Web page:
We find ourselves adding, subtracting, and comparing things on a regular basis. These simple (or complex) operations are just as important in code. In C++, operators perform calculations and compute results. We rely on operators for tasks such as calculating areas and volumes of shapes, comparing values in an if/else statement and checking if a statement is true or false.

## What Is an Operator?

Operators are symbols that are used as shortcuts to perform specific mathematical and logical computations on variables and constants in code. Without operators, C++ developers would have a tough time calculating. There are several types of C++ operators that each perform different operations.

## Arithmetic Operators

These are the C++ operators designed to perform simple math functions in code. For the most part, the symbols and their corresponding uses should not come as a surprise. C++ supports the following arithmetic operators:

Simple, right? Let’s see how this would look in code:

``````#include <iostream>using namespace std;int main () {
int x = 20;
int y = 10;
cout << "x + y is " << x + y << endl;
cout << "x - y is " << x - y << endl;
cout << "x * y is " << x * y << endl;
cout << "x / y is " << x / y << endl;
cout << "x % y is " << x % y << endl;
cout << "x++ is " << x++ << endl;
cout << "x-- is " << x-- << endl;
return 0;
}``````

This code would return the following:

``````x + y is 30
x - y is 10
x * y is 200
x / y is 2
x % y is 0
x++ is 21
x-- is 19``````

These operators can be used for performing calculations on any number of values.

## Assignment Operators

Assignment operators take arithmetic operators in C++ to the next level. These operators allow for the assignment of values to variables. In fact, these simplified operators perform an arithmetic operation on two variables, and the solution assigns the value to the variable on the left. Keep in mind that the values and variables must belong to the same data set.

Here are the most common assignment operators in C++:

Let’s give these variables some values and see how assignment operators work in code:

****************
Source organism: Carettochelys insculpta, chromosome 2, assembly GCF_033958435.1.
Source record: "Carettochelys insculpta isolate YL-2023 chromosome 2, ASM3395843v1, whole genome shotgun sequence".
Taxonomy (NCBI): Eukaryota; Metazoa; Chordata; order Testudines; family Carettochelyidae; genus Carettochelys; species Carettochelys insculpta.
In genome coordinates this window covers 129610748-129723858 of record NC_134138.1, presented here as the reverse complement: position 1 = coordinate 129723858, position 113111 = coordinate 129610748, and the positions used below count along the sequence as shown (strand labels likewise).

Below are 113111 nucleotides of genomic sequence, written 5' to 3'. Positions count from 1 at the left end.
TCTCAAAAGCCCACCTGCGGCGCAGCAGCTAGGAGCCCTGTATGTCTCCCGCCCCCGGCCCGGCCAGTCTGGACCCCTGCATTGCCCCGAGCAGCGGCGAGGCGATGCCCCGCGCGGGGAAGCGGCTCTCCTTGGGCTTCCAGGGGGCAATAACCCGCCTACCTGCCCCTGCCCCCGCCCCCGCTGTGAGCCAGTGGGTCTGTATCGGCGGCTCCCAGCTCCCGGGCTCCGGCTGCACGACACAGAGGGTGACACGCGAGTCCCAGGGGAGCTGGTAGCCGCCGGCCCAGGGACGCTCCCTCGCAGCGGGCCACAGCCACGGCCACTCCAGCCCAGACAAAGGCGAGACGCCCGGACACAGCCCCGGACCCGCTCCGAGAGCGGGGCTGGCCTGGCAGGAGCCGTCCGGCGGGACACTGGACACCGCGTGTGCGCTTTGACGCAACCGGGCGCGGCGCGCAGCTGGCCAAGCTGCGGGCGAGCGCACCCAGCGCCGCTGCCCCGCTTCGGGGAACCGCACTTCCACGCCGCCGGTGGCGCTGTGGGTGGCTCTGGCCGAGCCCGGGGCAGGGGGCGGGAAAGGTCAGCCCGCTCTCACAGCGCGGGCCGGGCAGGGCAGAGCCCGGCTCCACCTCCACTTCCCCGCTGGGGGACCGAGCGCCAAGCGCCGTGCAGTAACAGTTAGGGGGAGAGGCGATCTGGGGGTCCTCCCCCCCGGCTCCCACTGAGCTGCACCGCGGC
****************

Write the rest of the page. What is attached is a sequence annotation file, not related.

``````int main () {
int x = 10;
int y = 5;
x += y;
cout<<"x += y is "<<x<<endl;
x -= y;
cout<<"x -= y is "<<x<<endl;
x *= y;
cout<<"x *= y is "<<x<<endl;
x /= y;
cout<<"x /= y is "<<x<<endl;
x %= y;
cout<<"x %= y is "<<x<<endl;
return 0;
}``````

Here’s what the code would return:

``````x += y is 15
x -= y is 5
x *= y is 50
x /= y is 2
x %= y is 0``````

Don’t forget that these values would be assigned to “x” and take the place of the previously assigned value.

## Relational Operators

Next up are relational operators. These C++ operators allow programmers to compare two values. If a comparison is true, the program will return true. Relational operators are often used in “if” statements. If one value is greater than, less than or equal to another value, then perform the function located in the “if” statement. If the comparison is not true, you’ll need to tell the code to output something else.

Below we’ll give you some examples of relational operators as used in C++. See if you can determine what each if/else statement will return.

``````int main(){
int x = 25;
int y = 10;
if (x==y) {
cout<<"x and y are the same"<<endl;
}
else{
cout<<"x and y are not the same"<<endl;
}
if( x != y ){
cout<<"x and y are not the same"<<endl;
}
else{
cout<<"x and y are the same"<<endl;
}
if( x > y ){
cout<<"x is greater than y"<<endl;
}
else{
cout<<"x is not greater than y"<<endl;
}
if( x < y ){
cout<<"x is less than y"<<endl;
}
else{
cout<<"x is not less than y"<<endl;
}
if( x >= y ){
cout<<"x is greater than or equal to y"<<endl;
}
else{
cout<<"x is less than y"<<endl;
}

if( x <= y){
cout<<"x is less than or equal to y"<<endl;
}
else{
cout<<"x is greater than y"<<endl;
}
return 0;
}``````

Can you follow all the logic in the program? Here’s what these if/else statements will return using the values assigned to “x” and “y” above:

``````x and y are not the same